Medellin, CO wins 2012 Sustainable Transport Award


The public transportation system in Medellín, Colombia, has proven to be one of the most successful transit systems in the world. It not only reduces the city’s energy consumption and carbon footprint, making the city more environmentally sustainable, but also drives positive social and economic change for Medellín as a whole. Medellín received the 2012 Sustainable Transport Award from the Institute for Transportation and Development Policy. ITDP is a global consortium of organizations that works with cities worldwide, mainly in developing countries, to provide solutions for their public transportation systems, tackling carbon emissions, poverty, and social inequality. The previous award winners are Guangzhou, China, in 2011 and Ahmedabad, India, in 2010.

The Metro de Medellín system was funded by a public/private partnership led by the city and took 10 years to complete, with the last major expansion finishing in 2006. The Metro serves as the core of the city’s public transportation system, and its network of clean and efficient cars carries 553,000 passengers daily. It is estimated that the Metro system saves 175,000 tons of carbon dioxide annually, equivalent to planting 380,000 trees on 11 percent of the city’s land. The system also saves the city US$1.5 billion annually in respiratory health costs due to improved air quality, and $4 billion in avoided traffic accidents and congestion.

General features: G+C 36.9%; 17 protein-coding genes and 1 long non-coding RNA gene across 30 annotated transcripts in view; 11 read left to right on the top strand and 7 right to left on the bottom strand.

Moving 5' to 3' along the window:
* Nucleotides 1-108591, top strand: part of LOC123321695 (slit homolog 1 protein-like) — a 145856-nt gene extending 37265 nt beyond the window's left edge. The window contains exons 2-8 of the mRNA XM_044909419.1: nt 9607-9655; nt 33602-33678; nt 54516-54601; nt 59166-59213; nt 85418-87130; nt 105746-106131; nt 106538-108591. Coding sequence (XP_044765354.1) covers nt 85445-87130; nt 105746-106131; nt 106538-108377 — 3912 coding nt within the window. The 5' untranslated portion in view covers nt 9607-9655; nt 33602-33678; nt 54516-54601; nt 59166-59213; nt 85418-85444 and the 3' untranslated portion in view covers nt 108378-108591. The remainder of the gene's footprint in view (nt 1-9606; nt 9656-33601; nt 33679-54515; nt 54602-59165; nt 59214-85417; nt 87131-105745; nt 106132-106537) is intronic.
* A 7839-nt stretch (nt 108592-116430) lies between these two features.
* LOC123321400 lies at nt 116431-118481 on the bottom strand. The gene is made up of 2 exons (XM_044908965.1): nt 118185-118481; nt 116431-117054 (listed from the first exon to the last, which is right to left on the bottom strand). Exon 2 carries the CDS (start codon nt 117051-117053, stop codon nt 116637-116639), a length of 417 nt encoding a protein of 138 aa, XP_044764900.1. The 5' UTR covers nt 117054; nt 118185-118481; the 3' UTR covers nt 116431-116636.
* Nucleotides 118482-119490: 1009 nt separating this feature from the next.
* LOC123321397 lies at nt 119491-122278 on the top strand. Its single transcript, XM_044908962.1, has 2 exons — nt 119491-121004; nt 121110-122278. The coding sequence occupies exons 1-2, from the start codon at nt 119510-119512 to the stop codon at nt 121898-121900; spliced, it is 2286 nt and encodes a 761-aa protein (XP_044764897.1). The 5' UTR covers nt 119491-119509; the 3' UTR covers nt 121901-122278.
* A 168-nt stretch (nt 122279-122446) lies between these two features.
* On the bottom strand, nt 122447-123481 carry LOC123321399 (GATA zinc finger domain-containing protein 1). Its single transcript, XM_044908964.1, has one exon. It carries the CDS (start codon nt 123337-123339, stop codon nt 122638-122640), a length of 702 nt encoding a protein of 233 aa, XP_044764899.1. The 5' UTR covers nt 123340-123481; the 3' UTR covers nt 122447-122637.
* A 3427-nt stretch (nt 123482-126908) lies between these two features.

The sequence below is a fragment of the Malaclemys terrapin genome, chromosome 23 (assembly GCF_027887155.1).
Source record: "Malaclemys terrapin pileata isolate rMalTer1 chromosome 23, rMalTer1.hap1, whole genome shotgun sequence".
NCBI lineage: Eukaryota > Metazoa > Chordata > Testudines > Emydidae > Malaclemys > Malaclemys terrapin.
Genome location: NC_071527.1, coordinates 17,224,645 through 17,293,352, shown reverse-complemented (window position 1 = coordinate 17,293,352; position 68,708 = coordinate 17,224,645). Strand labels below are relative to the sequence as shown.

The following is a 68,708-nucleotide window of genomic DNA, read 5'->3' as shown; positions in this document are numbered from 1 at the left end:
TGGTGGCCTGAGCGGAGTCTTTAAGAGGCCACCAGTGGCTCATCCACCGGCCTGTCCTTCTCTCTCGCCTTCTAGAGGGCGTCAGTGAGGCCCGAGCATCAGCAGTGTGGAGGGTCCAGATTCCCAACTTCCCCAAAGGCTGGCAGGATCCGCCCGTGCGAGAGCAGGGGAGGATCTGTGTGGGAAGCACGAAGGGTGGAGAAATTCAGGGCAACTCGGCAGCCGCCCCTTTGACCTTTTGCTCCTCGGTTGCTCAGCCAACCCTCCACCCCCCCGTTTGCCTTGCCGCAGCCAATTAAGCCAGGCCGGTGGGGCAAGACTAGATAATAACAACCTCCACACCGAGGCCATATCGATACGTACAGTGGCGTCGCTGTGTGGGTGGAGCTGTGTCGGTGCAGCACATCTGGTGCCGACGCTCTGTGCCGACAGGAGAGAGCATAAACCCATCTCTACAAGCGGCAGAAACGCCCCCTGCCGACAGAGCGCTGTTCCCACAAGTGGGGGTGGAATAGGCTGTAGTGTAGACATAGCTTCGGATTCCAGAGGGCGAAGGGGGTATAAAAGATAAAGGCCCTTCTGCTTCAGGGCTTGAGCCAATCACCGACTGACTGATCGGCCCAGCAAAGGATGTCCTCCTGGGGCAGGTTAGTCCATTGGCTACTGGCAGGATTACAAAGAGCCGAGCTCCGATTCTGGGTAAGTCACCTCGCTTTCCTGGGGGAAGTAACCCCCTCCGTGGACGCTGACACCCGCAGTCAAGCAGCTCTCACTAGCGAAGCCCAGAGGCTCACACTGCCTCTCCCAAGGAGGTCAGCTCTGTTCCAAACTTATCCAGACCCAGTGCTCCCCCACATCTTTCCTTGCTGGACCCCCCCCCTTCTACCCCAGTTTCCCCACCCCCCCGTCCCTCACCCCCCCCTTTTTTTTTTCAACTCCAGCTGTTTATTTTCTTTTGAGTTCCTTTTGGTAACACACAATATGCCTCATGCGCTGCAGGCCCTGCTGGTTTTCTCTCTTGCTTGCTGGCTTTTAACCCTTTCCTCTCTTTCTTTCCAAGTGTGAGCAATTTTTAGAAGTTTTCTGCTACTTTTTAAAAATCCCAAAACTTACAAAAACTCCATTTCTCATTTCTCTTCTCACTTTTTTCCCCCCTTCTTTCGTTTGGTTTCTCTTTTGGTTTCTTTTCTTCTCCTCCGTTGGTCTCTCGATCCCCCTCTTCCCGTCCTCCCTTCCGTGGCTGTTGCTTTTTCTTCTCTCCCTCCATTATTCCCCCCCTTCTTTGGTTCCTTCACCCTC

Additional strategies have been implemented to improve the environmental sustainability of Medellín’s public transit system. The Urbano Integral project provides people with easy access to 320,000 square meters of green space. A website,, was designed to help users estimate their carbon savings, commute time, and monetary savings from using the new Metro system. The city developed a public bike-sharing program, EnCicla, that connects universities to mass transit, along with other key destinations in the city. A growing carpooling program, comparte tu carro, was initiated that currently includes 171 institutions. Also, the city plans to improve vehicle exhaust and sulfur emission control and to transition the taxi fleet to a natural gas fuel base.

via ColombiaEcoTravel